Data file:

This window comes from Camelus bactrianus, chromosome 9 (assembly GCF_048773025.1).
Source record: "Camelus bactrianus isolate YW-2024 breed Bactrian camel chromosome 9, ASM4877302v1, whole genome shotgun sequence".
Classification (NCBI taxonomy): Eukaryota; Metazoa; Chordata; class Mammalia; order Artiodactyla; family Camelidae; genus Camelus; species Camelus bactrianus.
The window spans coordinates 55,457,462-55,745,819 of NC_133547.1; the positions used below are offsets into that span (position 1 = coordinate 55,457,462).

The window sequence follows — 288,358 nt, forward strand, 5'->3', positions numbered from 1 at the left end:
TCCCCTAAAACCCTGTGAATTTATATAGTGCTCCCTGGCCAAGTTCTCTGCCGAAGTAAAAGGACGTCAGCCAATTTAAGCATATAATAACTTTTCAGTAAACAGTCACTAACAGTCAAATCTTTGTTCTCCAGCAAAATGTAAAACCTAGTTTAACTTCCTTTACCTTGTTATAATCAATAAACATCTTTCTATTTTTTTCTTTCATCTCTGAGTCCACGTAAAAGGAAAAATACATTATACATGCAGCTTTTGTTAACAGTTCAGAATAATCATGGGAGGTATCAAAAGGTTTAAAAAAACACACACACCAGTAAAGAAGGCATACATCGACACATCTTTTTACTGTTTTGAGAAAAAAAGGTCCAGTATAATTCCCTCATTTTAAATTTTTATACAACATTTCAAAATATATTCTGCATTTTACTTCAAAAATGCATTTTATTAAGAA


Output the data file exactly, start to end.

This window comes from Camelus bactrianus, chromosome 9 (assembly GCF_048773025.1).
Source record: "Camelus bactrianus isolate YW-2024 breed Bactrian camel chromosome 9, ASM4877302v1, whole genome shotgun sequence".
Classification (NCBI taxonomy): Eukaryota; Metazoa; Chordata; class Mammalia; order Artiodactyla; family Camelidae; genus Camelus; species Camelus bactrianus.
The window spans coordinates 55,457,462-55,745,819 of NC_133547.1; the positions used below are offsets into that span (position 1 = coordinate 55,457,462).

The window sequence follows — 288,358 nt, forward strand, 5'->3', positions numbered from 1 at the left end:
TCCCCTAAAACCCTGTGAATTTATATAGTGCTCCCTGGCCAAGTTCTCTGCCGAAGTAAAAGGACGTCAGCCAATTTAAGCATATAATAACTTTTCAGTAAACAGTCACTAACAGTCAAATCTTTGTTCTCCAGCAAAATGTAAAACCTAGTTTAACTTCCTTTACCTTGTTATAATCAATAAACATCTTTCTATTTTTTTCTTTCATCTCTGAGTCCACGTAAAAGGAAAAATACATTATACATGCAGCTTTTGTTAACAGTTCAGAATAATCATGGGAGGTATCAAAAGGTTTAAAAAAACACACACACCAGTAAAGAAGGCATACATCGACACATCTTTTTACTGTTTTGAGAAAAAAAGGTCCAGTATAATTCCCTCATTTTAAATTTTTATACAACATTTCAAAATATATTCTGCATTTTACTTCAAAAATGCATTTTATTAAGAA